The result: Nellie-Ball, defined by the font of all knowledge (ie. Wikipedia – accurately in this case though) as an unconventional, fast-paced offense designed by coach Don Nelson. Nellie-Ball relied on smaller, athletic players able to create mismatches by their sheer speed. After the three-point revolution in the early '90s, you also knew Nellie's teams would chuck up a remarkable number of three-balls. Fans and casual viewers alike loved Nellie Ball because there was always a show. There'd be points, rebounds, dunks and plenty of triples. If you played Fantasy basketball, Nellie-Ball was a veritable godsend unless of course he decided your fantasy stud had been starting too often recently and needed a good spell on the bench for no apparent reason.

The most fondly-remembered example of Nellie-Ball was Run TMC, which Golden State sprinted in the late 80s/early 90s. The perimeter-based core – SF Chris Mullin, SG Mitch Richmond and PG Tim Hardaway – allowed the Warriors their most success since the glory days of their last title in 1975. The Warriors then messed this up – as is their wont – by trading Richmond to Sacramento for the draft rights to Billy Owens. The beginning of the first end for Nelson in Golden State was when the Dubs traded for for rookie PF Chris Webber, who promptly feuded with his crackpot coach. Both got a ticket out of town and what had been so promising has been a slumped heap ever since with only vestiges of the proud days of Rick Barry and Phil Smith.

You never knew what to expect from a Nelson-coached team, aside from their reluctance to play a plodding, inside-oriented game. He could have 7'6 Manute Bol on the perimeter firing up threes. He could post “B-Diddy” Davis. He could send out 6'11 Brad Lohaus to guard a PG simply in order to disrupt their lines of sight. What you could expect was to be amazed – as the NBA loves to put it – at both his creativity and persistence. In many respects, Nellie the General Manager probably was better than Nellie the Coach. As a personnel boss, he prized cohesiveness, athleticism and shooting ability. As a coach he was able to use these skills, but not the coaches who played under him. This meant you always felt he wasn't done coaching and was preparing a roster he wanted, not one his coach wanted.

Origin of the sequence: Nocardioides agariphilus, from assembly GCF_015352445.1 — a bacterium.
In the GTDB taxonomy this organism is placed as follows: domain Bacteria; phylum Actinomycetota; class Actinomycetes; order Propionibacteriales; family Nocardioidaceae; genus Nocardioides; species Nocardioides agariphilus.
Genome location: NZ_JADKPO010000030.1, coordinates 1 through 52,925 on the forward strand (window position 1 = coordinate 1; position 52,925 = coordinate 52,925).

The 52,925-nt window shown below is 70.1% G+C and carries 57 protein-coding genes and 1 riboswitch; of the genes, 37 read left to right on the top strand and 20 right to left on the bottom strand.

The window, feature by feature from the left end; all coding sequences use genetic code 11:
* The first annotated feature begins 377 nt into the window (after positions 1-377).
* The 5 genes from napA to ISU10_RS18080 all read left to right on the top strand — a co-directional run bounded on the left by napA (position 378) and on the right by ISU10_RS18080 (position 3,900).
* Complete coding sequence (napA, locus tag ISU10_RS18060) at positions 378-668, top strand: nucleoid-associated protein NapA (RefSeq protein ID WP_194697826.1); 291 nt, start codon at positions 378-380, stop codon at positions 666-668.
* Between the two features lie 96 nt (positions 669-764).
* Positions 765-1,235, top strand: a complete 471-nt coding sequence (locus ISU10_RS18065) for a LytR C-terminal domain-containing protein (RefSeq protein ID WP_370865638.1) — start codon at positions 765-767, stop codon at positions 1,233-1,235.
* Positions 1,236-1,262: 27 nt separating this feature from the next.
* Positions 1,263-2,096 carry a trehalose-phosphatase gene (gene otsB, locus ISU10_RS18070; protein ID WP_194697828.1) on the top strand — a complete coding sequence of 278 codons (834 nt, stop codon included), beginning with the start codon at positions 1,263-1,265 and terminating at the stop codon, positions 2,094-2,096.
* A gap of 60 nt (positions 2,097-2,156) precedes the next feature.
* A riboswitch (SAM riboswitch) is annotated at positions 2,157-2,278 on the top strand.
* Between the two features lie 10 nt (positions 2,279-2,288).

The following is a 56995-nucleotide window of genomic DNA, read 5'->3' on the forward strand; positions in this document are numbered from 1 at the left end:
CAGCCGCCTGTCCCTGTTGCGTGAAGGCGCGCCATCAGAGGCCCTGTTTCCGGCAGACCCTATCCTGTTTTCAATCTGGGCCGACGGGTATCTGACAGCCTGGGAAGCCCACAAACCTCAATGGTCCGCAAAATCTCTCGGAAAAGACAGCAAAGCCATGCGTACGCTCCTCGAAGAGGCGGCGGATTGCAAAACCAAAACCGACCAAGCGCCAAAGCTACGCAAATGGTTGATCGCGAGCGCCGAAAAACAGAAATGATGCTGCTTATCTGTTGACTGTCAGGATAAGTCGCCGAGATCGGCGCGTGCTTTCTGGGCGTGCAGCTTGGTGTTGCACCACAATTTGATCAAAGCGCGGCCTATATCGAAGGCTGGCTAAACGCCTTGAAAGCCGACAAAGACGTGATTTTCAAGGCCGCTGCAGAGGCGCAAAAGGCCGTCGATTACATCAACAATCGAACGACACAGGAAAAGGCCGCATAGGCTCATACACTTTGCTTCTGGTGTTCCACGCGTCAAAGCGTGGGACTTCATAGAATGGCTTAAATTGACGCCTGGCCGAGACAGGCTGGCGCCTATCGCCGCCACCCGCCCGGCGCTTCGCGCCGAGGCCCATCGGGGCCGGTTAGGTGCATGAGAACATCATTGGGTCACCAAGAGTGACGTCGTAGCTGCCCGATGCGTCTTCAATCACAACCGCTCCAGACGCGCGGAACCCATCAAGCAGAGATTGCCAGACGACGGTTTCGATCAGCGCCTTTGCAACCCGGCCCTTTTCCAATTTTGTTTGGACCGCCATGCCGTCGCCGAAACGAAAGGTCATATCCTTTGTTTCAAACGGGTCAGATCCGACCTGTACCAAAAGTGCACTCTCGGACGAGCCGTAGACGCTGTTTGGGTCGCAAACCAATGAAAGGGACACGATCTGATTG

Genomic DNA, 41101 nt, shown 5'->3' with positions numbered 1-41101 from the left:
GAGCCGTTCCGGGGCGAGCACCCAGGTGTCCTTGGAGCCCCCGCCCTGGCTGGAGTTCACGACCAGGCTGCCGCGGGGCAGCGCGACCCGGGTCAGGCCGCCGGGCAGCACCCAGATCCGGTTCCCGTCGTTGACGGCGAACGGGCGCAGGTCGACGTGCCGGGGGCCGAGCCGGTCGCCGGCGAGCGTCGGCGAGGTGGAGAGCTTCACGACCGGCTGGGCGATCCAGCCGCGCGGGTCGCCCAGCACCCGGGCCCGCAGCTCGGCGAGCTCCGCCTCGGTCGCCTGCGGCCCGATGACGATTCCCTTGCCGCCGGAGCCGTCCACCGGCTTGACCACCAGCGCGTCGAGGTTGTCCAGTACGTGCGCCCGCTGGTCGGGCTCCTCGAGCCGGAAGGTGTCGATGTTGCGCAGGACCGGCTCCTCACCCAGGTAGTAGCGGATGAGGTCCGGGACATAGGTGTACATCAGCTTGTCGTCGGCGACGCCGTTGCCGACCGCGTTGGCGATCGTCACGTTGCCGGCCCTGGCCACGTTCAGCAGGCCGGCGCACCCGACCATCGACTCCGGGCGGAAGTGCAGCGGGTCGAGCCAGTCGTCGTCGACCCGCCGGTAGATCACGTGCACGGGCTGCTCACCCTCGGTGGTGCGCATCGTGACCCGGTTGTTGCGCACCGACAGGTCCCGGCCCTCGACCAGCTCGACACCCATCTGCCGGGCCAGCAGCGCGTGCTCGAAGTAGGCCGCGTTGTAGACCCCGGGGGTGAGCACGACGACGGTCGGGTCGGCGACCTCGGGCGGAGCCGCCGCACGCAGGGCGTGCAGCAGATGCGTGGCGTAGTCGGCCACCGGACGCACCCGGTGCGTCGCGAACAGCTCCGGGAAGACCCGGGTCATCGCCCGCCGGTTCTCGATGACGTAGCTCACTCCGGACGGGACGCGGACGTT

Never one to conform for it's own sake, Nelson suffered through an unhappy stint in New York before coming to Dallas in 1997. There he took over a truly horrible team and traded their three best players for bit-part guys, including the deal involving the most players traded in one deal at that time when he shipped out Jim Jackson, Eric Montross and Sam Cassell to New Jersey for what amounted to Shawn Bradley and change. Nelson again was stuck with a donut team – a soft middle – but this one he'd created himself. On leaving Dallas, he orchestrated one last great playoff upset by leading the Warriors over the Mavs in 2007 with a team based around PG Baron Davis and SG Monta Ellis – not a quality big man in sight. In an cutesy but equally disturbing way, he became a parody of himself only increasing during his second Dubs stint.

Nelson finishes (probably) his coaching career with 1335 wins, three more than the previous record-holder, Lenny Wilkens. What's more impressive though is that Nelson was an overachiever. His teams were amongst the most talented teams in the league only during the early 80s and (perhaps) the early 2000s. Indeed, his teams were mostly fatally flawed, often of his own doing. This said though, he managed to produce results almost to spite these shortcomings – they were his men, they were his methods and he was goiong to ride these guys to his success or to his doom. He was Nellie, and this was the way he played.

We'll miss Nellie. As heartless as it sounds, we'll probably miss Nellie-Ball more.

No comments:

Post a Comment